Madrid Marathon 2012

Hey out there,

 Lots of talk about VLM...........I was a rejectee and decided to sign myself up for a Spanish adventure, the Madrid Marathon fitted the bill and it is only 2 weeks away.

Anybody else going over or already done it?

I hear the last 5km is an incline so hopefully this will be where they release the bull to help you get up the hill!


  • With only two weeks to go, anyone with some final thoughts or Madrid marathon previous experience advice would be much appreciated.

    Its the final knock-ins nervousness for me and VLM participants so any tapering/diet/jitters chat will all be good.


  • Hi,

     I'm running in the Madrid 10k on the same day, which goes off and finishes at the same place as the marathon. I reckon I'm a year or two off doing a marathon but know the Madrid route very well as I live here.

     The first 5 kms is a gradual incline up the Paseo Castellana, getting more pronounced near the end. Yes, it's uphill but nothing to be scared off. I've done it several times in 10k races. Between km 3 & 4 you'll pass Real Madrid's ground on the right.

     Kilometre 5 to Km 20 are virtually all flat or downhill barring an approximate 100 metre climb between 8k & 9k. Things will get more difficult at KMm 20 (Calle Ferraz) but then you'll have another flat / downhill section from 21k to 25k. Then it's over the bridge and across the river entering Casa de Campo which is countryside. I don't this area so well but I think it's pretty undulating and you might get a steep climb or two.You leave Casa de Campo at around 32km and go along the river for two kms, more or less flat.

    Things will get tougher on the other side of the river and you've got to go uphill to get to the finish in the Retiro park. Expect a stiff climbs between 35 & 38km. You then get some respite from going uphill between 38 and 39km. There's another tough climb starting just before km 41 and finishing as you turn into the Retiro.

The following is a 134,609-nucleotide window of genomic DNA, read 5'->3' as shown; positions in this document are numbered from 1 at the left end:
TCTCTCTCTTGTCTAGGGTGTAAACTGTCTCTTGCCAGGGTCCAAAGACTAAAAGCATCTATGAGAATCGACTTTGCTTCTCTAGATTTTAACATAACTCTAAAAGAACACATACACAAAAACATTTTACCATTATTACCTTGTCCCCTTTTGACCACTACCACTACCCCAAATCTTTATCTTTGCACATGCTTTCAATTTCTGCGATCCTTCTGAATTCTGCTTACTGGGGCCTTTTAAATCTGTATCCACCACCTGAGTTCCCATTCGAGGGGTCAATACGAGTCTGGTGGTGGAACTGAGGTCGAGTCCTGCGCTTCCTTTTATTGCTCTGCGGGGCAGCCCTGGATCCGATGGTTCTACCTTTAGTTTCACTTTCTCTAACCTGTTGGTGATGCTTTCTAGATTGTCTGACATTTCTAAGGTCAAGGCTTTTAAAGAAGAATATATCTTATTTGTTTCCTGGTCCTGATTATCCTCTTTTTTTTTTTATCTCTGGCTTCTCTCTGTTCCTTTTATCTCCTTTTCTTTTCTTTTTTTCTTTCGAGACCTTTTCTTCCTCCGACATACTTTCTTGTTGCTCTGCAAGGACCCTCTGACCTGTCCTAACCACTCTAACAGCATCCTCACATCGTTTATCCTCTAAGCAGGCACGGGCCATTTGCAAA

Given the geography of the city, I reckon it's a fair course. It's very hard to avoid going uphill in Madrid. If you have any more questions keep the thread going and I'll get back to you. Good luck!

  • Hi Neil,

    Thats great help, thanks for the info.

    I have been training on hills so to be honest i quite look forward to a bit of an incline.  it will just be to convince my calves to look forward to them as well in the latter stages!

    Any advice for spectator places where they may be able to see me a few times from a local area?

    Good luck for the 10k, do you have a time goal?

  • No problem Tyler, glad to help. Thanks also for your good wishes for my 10k. I'm hoping to break 45 mins, or at least my exisiting PB of 46:32.

    As for your question about spectator places, I would suggest your family / friends come with you to the start at Plaza Colón. Once the race has begun they can take the metro from Colón to San Bernado on Line 5, brown colour code. It's only 3 stops and they could also walk it in about 25 minutes if they feel confident enough that they won't get lost! The race passes San Bernardo (coming from east to west) at about km16 and there are a number of cafes where they can have something to eat and drink while waiting for the first of the runners to come through.

    Once you have passed this point they can get back on the metro taking Line 2 (red) from San Bernado to Retiro (7 stops). From here they can walk up to the finish in the park. I know the above involves a bit of moving around but I reckon it's the best way for your people to see you in more than one place.

    One tip, for public transport it's a good idea to buy a "bono de diez". Basically it's a ticket worth 10 trips on bus and metro for just under 10 euros. Otherwise, a single fare costs 1.50 a journey. If you get this ticket from the airport make sure it has the airport supplement, which is a bit more.

    Those final climbs will be quite tough but the majority of the first half of the course is pretty quick. I do hope I haven't omitted anything and there are no nasty surprises. What time are you aiming for? Come back on here and let us know how you get on. Meanwhile, if you have any more questions just post again and I'll do my best to answer them. Best of luck.

  • Great advice Neil, really appreciate it.
    I am hoping for a sub 4.30 but you never really know until the day! Have a stinking cold at mo and races nerves are rapidly hitting home.
    The only other advice may be shopping places for the boss on Monday but hopefully I can distract her with lots of after race sangria on Sunday night!